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With 30 June 2018 rapidly approaching, now is the time to review your financial position and consider any tax or super strategies that could boost your retirement savings, maximise Government entitlements, avoid potential penalties and ultimately, reduce your tax payable.
Make a contribution to your super
Before 1 July, you may want to consider taking advantage of concessional (pre-tax) or non-concessional (after-tax) contributions. The current concessional contributions cap is $25,000 and the current non-concessional contributions cap is $100,000. It is important to note that individuals with a balance of or in excess of $1.6m are not eligible to make non-concessional contributions.
Alternatively, you may want to consider downsizing contributions (if eligible) which could enable you to make a contribution of up to $300,000, outside the usual non-concessional contributions cap (not available until 1 July 2018).
Consider taking advantage of the First Home Super Saver Scheme
The First Home Super Saver Scheme (FHSSS) enables first home buyers to access their tax-exempt voluntary superannuation contributions from 1 July 2018, and the rate of deemed earnings (made from 1 July 2017). If you have been making additional contributions to superannuation since 1 July 2017, you may be eligible to withdraw those funds under the FHSSS from 1 July 2018. If you haven’t been making additional contributions, you may want to consider taking advantage before 30 June 2018. We strongly recommend seeking financial advice prior to making additional contributions into superannuation to ensure the FHSSS is right for you.
Draw your minimum pension
If you are in pension phase, have you drawn your minimum pension? If you fail to do so before 30 June 2018, the pension account will cease and all assets supporting the pension will be deemed not to be in retirement phase for the entire financial year. As a result, your fund will lose its tax exemption on investment earnings.
Review your salary sacrifice arrangements
Since 1 July 2017, all individuals under the age of 75 are eligible to claim tax deductions for personal super contributions, subject to the concessional cap, and taking account of previously-made super contributions for a financial year. For example, if your employer contributed $10,000 into your Superannuation Fund via Superannuation Guarantee contributions, you are now able to ‘top-up’ another $15,000 (up to the $25,000 limit) into your Superannuation Fund and claim a deduction in your personal tax return.
Pre-pay your income protection premiums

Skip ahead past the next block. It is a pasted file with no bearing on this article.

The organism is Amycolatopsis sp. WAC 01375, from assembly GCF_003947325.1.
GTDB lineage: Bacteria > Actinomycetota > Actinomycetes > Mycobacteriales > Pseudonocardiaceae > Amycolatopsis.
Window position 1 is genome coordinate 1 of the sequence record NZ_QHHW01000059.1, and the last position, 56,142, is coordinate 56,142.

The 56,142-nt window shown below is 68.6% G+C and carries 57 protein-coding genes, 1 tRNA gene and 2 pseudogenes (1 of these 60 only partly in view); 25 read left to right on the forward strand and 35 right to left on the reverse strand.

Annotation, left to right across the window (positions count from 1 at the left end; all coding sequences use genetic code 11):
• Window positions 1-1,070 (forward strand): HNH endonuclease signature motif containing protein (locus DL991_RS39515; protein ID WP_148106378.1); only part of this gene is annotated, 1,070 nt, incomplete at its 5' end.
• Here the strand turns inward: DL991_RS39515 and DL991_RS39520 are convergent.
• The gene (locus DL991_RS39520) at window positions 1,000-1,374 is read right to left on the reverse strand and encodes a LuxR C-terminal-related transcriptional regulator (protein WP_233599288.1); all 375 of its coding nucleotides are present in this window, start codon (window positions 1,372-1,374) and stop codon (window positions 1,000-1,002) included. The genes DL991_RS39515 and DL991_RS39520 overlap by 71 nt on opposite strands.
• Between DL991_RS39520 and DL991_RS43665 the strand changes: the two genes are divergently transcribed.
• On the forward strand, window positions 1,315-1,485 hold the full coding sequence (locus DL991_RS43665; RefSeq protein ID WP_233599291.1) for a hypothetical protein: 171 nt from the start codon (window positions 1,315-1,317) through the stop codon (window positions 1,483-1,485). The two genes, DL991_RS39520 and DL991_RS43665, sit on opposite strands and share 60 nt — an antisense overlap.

If you have income protection insurance, you could claim your premiums as a tax deduction. If you choose to pre-pay your premiums for the next 12 months, you can bring forward a tax deduction from next year to the current year, potentially reducing your taxable income this financial year.
If your business turnover is under $10m, you may now have access to some small business entity concessions
In 2016, the Government announced an increase to the small business entity turnover threshold from $2m to $10m. Businesses with a turnover of less than $10m will now be able to access a range of concessions which were previously only available to business entities with a turnover of less than $2m. The current $2m turnover threshold will be retained for access to the small business capital gains tax concessions.
Thinking of buying a new asset? The $20,000 immediate asset write-off for small business entities has been extended to 30 June 2018
Small businesses with an aggregate annual turnover of less than $10m are able to immediately deduct the cost of each and every depreciating asset that they purchase for less than $20,000. In order to access the deduction, the asset must be purchased, installed and ready for use before 30 June 2018. An immediate deduction can be claimed to the extent to which the asset is used for income earning activities (i.e. business purposes).
All assets (including new and second hand) are eligible, except for a small number of exclusions. There is no limit on the number of eligible assets costing less than $20,000 that you can immediately deduct.
Small business tax cuts
The company tax rate has been reduced from 28.5% to 27.5%. This lower rate will now apply to small businesses with an annual aggregated turnover of less than $25m that are companies, corporate unit trusts or public trading trusts. The company tax rate will remain at 30% for all other companies that are not small business entities.
Be aware of fringe benefits tax (FBT) exemptions
Be aware that there are a number of work-related items that are exempt from fringe benefits tax (FBT) including portable electronic devices, computer software, protective clothing, briefcases and tools of trade.
If you would like more information on any of the above strategies, please get in touch with us before 30 June to allow enough time for us to assess your situation and implement any strategies that may be of benefit to you.
Disclaimer: This article contains general information only and is not intended to constitute financial product advice. Any information provided or conclusions made, whether express or implied, do not take into account the investment objectives, financial situation and particular needs of an investor. It should not be relied upon as a substitute for professional advice.